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The flowering gene SINGLE FLOWER TRUSS drives heterosis for yield in tomato

Abstract

Intercrossing different varieties of plants frequently produces hybrid offspring with superior vigor and increased yields, in a poorly understood phenomenon known as heterosis1,2. One classical unproven model for heterosis is overdominance, which posits in its simplest form that improved vigor can result from a single heterozygous gene3,4,5,6,7,8. Here we report that heterozygosity for tomato loss-of-function alleles of SINGLE FLOWER TRUSS (SFT), which is the genetic originator of the flowering hormone florigen, increases yield by up to 60%. Yield overdominance from SFT heterozygosity is robust, occurring in distinct genetic backgrounds and environments. We show that several traits integrate pleiotropically to drive heterosis in a multiplicative manner9, and these effects derive from a suppression of growth termination mediated by SELF PRUNING (SP), an antagonist of SFT. Our findings provide the first example of a single overdominant gene for yield and suggest that single heterozygous mutations may improve productivity in other agricultural organisms.

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Figure 1: Heterozygosity for loss-of-function mutations in SFT drives heterosis in tomato.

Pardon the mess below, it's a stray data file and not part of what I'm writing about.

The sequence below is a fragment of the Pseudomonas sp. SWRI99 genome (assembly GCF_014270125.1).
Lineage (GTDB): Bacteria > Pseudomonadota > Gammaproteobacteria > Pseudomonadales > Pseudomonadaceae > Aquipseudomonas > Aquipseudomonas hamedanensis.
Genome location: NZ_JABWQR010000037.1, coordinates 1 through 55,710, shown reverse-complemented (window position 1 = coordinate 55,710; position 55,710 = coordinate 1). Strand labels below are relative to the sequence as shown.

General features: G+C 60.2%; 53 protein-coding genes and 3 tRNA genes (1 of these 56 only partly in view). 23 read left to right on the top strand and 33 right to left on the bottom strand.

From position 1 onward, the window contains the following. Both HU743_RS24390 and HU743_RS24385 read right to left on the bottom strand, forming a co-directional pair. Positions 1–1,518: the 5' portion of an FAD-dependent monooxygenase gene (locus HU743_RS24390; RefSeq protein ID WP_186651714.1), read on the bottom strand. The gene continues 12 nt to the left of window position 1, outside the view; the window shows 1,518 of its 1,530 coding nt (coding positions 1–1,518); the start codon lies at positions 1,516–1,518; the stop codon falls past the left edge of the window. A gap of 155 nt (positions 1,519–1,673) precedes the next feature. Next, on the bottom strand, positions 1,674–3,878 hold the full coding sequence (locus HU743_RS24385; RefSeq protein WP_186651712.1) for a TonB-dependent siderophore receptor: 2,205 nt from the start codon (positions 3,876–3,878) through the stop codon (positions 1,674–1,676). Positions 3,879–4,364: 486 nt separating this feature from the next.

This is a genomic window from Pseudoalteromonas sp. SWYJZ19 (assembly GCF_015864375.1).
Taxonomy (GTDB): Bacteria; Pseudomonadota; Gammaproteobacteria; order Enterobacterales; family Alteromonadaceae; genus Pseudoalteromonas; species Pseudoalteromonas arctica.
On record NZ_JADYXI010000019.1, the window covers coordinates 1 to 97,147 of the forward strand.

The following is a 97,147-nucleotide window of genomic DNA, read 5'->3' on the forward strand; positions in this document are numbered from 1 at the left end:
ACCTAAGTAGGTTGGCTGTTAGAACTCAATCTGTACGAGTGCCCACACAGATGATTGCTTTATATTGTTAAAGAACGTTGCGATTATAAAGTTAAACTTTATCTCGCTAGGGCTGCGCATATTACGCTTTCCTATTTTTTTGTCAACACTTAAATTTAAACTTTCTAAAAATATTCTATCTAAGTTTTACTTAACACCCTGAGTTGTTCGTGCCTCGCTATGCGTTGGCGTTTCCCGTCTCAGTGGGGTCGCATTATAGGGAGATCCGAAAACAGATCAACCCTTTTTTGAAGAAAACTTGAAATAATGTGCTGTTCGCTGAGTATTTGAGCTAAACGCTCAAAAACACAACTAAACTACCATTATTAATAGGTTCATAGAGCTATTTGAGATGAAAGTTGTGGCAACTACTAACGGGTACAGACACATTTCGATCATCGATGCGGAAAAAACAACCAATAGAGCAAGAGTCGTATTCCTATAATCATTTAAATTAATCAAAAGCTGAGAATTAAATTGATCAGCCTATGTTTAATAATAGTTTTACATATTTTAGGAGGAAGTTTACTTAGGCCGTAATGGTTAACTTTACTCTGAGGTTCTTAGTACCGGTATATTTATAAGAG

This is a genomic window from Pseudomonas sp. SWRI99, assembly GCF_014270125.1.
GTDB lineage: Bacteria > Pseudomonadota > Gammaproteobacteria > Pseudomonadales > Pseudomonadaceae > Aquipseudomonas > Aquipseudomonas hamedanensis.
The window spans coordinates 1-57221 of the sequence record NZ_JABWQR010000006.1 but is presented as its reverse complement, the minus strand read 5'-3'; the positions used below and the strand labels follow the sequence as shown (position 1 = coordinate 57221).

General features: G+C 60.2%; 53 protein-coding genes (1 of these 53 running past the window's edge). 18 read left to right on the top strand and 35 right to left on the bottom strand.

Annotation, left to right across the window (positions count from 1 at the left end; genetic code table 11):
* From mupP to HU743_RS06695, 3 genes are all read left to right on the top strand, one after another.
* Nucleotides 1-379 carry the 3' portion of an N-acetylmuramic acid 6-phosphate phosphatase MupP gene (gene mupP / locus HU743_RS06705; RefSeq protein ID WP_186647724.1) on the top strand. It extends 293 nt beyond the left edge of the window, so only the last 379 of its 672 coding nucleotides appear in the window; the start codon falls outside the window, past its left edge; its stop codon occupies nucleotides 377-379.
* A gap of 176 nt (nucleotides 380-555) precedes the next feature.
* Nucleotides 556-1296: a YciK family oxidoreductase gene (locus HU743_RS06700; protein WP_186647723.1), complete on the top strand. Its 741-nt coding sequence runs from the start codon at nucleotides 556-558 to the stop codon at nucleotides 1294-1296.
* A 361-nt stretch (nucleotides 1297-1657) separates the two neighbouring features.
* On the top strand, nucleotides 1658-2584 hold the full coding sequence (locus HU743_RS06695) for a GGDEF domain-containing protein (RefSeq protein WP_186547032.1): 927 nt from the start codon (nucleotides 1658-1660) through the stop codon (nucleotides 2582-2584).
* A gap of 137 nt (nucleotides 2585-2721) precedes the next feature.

Figure 2: sft/+ heterozygosity causes heterosis in distinct genetic backgrounds and growth conditions.
Figure 3: SFT-dependent heterosis arises from multiple phenotypic changes on component traits that integrate to improve yield.
Figure 4: Overdominance for inflorescence production is based on a dosage-dependent suppression of growth termination mediated by SP.

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Acknowledgements

We thank D. Jackson, R. Martienssen, Y. Semel, Y. Eshed and members of the Lippman laboratory for comments and discussion. We also thank the researchers and field crew at the Western Galilee experimental station in Akko, Israel, Kibbutz Kfar Masaryk, Israel and Cornell University's Long Island Horticultural Research and Extension Center in Riverhead, New York. This research was supported by individual grants from the European Commission EU-SOL Project and The Israel Science Foundation (ISF) to D.Z. and from a Heterosis Challenge Grant DBI-0922442 from the United States National Science Foundation Plant Genome Research Program to Z.B.L.

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U.K., Z.B.L. and D.Z. planned and carried out all experiments, collected the data, performed the statistical analyses and wrote the paper.

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Correspondence to Zachary B Lippman or Dani Zamir.

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Competing interests

D.Z. is a cofounder of Phenom Networks, a privately held company that is serving as a repository and online statistical analysis platform for the raw heterosis field data.

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Supplementary Figures 1–6 and Supplementary Tables 1–4 (PDF 3288 kb)

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Krieger, U., Lippman, Z. & Zamir, D. The flowering gene SINGLE FLOWER TRUSS drives heterosis for yield in tomato. Nat Genet 42, 459–463 (2010). https://doi.org/10.1038/ng.550

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